1. Cheryl Li, I like your ideas about the comparative studies. If you don’t mind, and if you have by now found some new articles, would you share your research on the different possible studies you mentioned thus far? Links and Article Heads would be great. It’s nice to see some similar thoughts on the topic (in addition to a few other posts here).

    1. Thanks for your comment!

      Observational studies are typically compared with randomized controlled experiments. It’s true that observational studies cannot, by themselves, allow scientists to draw definitive conclusions, but observational studies almost always form the foundation of later experiments that confirm findings. In fact, most of the studies of human behavior, nutrition, and longevity (among many other fields) are observational studies. ANY kind of study can be flawed, but we take care to only cite articles that have been peer-reviewed and use appropriate statistical tests and methods. Also, importantly, many studies of human genes rely on observational studies. This is often how genetic diseases are identified, including Huntington’s, sickle cell anemia, and cystic fibrosis. This is because we can’t do randomized controlled studies on humans – like making human “gene deletions.” These would be unethical! Thus, we have to rely on observations that yield consistent results (and if they don’t, we revise our theories and look into something else).

      It’s actually unlikely that there will be “a transgender gene” identified – but it’s an interesting thought! However, just like there isn’t “a logical gene” or “a Republican gene” or “a tall gene,” there is unlikely to be a single gene, or even a strict set of genes, that defines transgender identity (or any other form of identity). Many of the aforementioned traits or aspects of identity may have roots in certain genes that affect many parts of a person, and environment can certainly interact with genes.

      Hope that helps to clarify!

      1. Thanks for your response.
        We agree, so far there is no way to “demonstrate” with these observational studies that the transgender identity is something Biological. In this sense I agree with Marshall, some expressions in the article are just too pretentious (“Science tells us that gender is certainly not binary”).
        The studies are very interesting, but don’t serve as fundament of the conclusions alleged.

    2. Genes — there are XX and XY. These genes set up the potential in the womb for natal development (e.g. esgtrogen/testosterone exposure) which may or may not be fully received/metabolized by the fetus. Accordingly, sex expression in the fetus is “nurture” in a biological sense. The genes determine sex, but the environment in the womb (nurture) results in the expression of trans-gender.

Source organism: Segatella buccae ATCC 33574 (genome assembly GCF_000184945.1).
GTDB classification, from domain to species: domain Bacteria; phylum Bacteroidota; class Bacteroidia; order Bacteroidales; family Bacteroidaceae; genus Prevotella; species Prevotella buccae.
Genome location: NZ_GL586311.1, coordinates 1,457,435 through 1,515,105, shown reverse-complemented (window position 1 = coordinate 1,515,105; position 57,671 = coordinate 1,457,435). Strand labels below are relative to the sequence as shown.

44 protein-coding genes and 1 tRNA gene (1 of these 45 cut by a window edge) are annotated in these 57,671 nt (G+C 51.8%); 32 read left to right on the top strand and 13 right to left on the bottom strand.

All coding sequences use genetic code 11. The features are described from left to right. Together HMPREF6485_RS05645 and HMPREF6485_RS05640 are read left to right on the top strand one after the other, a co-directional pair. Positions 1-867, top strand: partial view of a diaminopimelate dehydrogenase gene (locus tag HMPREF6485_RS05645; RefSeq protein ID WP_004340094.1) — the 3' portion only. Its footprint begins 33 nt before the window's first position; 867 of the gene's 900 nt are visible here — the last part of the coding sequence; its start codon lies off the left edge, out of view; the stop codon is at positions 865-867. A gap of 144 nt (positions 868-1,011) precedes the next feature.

3. This article is highly subjective and makes false presumptions. For example, it correctly points out the scarcity and questionable legitimacy of evidence surrounding transgender and its causes, then says “Science tells us that gender is certainly not binary”. In fact, there is no scientific consensus that gender isn’t binary. What we do know is that biological gender is indeed binary (as the article correctly states), and as far as we know, biology describes the totality of our gender experience. The rest is entirely speculation, most of it politicized, based on scant, often dated or discredited studies with hypothetical conclusions that establish nothing close to a consensus.

    The article makes no mention of the numerous similarities between Gender Dysphoria and other cognitive illnesses like BDD, Anorexia, BIID, and Schizophrenia; all of which are disorders of body image or delusional perceptions and which come with the same level of “certainty” that transgender people experience. Rather than inventing a mythical “brain gender” unsupported by science, the far simpler explanation is that trans is a variant on other body image disorders that often (but not always) manifests as an identification with the opposite sex. It comes with many of the same co-morbidities of other cognitive illnesses, and it can respond to drug/therapy treatment in some people, also like other mental illnesses.

    I could go on about the reasons transgender is much better explained as an illness of illusion, like anorexia, but I’ll end here. Just don’t look to this article as an accurate representation of the science because it’s not.

    1. This article is written based on scientific studies. If you would like to claim that it’s an inaccurate representation of the science, please provide a set of scientific studies to back yourself up. We seek to always represent the science fairly.

      1. As the author, it is YOUR responsibility to provide cites and resources to justify the position that you hold or the findings your deduce from the research. You provide none. So you’re asking someone else to provide evidence to disprove what you wrote. You have that backwards.

    2. While gender dysphoria used to be classified as a mental illness, it is now widely accepted that this is not the case. It is also widely accepted among both doctors and scientists that neither biological sex (i.e. XX, XY, XO, XXY, etc.) nor biological gender (whether it is identity as addressed in this article or otherwise) is binary.

      1. I have to agree with Marshall. The Scientific Method is the process of eliminating possibilities through experiments, not designing experiments to support their hypothesis. This article has not considered many other hypothesis but cherry picked evidence to support the desired conclusion. In Neurobiology you can take any group of individuals and discover similarities in their brain composition. They’ve done this with Republicans and Democrats in the USA and many other control groups.